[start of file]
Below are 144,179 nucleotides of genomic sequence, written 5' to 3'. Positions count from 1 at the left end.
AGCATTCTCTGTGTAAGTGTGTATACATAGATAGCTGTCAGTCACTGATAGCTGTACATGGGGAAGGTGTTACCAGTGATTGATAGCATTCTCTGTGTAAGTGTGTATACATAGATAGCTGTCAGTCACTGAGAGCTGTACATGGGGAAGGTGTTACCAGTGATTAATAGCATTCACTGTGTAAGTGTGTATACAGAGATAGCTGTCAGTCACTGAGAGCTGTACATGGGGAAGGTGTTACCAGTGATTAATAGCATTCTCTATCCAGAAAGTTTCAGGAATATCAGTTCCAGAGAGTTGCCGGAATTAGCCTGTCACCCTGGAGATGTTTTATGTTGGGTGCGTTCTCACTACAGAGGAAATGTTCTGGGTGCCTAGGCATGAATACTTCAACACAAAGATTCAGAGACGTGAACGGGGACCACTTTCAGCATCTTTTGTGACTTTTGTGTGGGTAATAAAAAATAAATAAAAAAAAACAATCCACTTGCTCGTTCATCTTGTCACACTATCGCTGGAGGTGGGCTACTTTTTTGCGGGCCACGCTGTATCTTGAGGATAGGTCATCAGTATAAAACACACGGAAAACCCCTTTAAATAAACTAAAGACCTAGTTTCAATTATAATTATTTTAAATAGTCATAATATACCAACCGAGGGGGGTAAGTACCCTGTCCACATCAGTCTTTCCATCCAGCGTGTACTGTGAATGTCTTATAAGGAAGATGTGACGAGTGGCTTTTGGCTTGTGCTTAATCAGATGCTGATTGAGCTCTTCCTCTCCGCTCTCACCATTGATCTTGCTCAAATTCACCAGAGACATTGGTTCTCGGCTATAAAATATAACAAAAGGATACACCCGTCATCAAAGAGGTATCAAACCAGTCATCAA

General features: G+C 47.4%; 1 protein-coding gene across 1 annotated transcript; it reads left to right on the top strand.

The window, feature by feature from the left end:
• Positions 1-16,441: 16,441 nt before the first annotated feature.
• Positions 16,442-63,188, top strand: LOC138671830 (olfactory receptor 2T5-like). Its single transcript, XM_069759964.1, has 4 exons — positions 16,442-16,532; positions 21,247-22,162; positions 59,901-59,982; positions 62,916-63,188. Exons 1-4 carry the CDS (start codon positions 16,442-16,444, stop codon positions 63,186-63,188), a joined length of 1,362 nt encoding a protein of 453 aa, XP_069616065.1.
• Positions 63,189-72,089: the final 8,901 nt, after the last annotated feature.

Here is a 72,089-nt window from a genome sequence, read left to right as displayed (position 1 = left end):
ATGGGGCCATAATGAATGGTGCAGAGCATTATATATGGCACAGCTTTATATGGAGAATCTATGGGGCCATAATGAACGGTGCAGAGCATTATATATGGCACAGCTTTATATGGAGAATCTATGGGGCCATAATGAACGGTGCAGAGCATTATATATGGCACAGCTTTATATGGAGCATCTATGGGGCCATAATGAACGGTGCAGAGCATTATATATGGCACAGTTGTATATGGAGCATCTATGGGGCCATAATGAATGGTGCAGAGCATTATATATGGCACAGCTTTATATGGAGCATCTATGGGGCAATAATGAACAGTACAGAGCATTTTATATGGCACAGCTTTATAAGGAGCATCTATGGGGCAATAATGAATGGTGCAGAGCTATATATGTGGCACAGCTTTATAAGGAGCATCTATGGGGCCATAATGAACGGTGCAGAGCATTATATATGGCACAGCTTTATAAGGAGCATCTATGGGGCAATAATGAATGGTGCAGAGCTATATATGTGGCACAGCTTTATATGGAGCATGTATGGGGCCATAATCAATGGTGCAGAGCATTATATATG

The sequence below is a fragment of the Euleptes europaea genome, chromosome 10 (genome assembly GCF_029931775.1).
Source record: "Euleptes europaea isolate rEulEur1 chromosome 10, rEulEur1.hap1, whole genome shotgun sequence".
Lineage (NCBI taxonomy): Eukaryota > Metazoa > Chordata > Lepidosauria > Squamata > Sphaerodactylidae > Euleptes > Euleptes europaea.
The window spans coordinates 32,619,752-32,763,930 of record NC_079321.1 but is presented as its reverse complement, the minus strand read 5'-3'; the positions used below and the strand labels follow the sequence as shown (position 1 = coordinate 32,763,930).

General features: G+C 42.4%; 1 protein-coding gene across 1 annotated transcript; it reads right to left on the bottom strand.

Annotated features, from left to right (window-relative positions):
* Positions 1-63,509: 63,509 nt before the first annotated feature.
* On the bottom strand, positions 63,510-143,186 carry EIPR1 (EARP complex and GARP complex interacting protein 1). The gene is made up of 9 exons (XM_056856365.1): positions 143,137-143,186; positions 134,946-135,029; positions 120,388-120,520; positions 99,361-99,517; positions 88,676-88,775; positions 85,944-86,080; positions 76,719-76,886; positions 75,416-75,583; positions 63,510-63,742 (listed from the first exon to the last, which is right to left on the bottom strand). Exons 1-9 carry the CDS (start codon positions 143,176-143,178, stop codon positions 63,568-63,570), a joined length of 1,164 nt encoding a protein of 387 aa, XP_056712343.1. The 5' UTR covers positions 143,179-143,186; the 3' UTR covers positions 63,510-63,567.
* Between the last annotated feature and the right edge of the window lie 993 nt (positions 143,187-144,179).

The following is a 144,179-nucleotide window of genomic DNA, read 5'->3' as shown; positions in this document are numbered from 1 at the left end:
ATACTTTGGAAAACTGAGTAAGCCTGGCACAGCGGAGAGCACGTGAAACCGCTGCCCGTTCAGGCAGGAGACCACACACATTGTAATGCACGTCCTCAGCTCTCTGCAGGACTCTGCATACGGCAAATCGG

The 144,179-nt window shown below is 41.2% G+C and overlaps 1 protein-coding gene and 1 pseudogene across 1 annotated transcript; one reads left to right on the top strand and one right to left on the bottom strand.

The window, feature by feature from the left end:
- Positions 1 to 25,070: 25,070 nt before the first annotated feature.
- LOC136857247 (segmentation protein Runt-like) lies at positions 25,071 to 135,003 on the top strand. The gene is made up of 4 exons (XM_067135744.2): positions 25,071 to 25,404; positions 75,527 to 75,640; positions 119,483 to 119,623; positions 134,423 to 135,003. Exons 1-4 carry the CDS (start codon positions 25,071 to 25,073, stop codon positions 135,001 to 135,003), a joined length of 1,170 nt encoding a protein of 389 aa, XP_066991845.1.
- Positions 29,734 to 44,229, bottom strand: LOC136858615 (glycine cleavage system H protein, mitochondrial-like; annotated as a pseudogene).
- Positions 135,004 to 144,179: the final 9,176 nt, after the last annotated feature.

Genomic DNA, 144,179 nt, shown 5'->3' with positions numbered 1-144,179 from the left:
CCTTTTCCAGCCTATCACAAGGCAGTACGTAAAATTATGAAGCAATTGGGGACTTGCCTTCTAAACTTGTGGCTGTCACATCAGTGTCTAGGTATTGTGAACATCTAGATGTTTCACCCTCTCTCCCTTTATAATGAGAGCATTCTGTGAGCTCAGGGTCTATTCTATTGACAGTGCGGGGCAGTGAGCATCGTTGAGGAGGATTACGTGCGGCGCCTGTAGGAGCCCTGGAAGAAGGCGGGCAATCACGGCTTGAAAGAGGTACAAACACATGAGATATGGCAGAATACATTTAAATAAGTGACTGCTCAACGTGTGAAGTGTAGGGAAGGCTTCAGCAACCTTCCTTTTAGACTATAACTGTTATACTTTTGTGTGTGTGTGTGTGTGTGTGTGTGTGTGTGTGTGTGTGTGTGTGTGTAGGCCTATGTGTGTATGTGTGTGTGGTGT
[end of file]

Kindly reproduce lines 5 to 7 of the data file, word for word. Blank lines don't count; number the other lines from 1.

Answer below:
• Positions 1-16,441: 16,441 nt before the first annotated feature.
• Positions 16,442-63,188, top strand: LOC138671830 (olfactory receptor 2T5-like). Its single transcript, XM_069759964.1, has 4 exons — positions 16,442-16,532; positions 21,247-22,162; positions 59,901-59,982; positions 62,916-63,188. Exons 1-4 carry the CDS (start codon positions 16,442-16,444, stop codon positions 63,186-63,188), a joined length of 1,362 nt encoding a protein of 453 aa, XP_069616065.1.
• Positions 63,189-72,089: the final 8,901 nt, after the last annotated feature.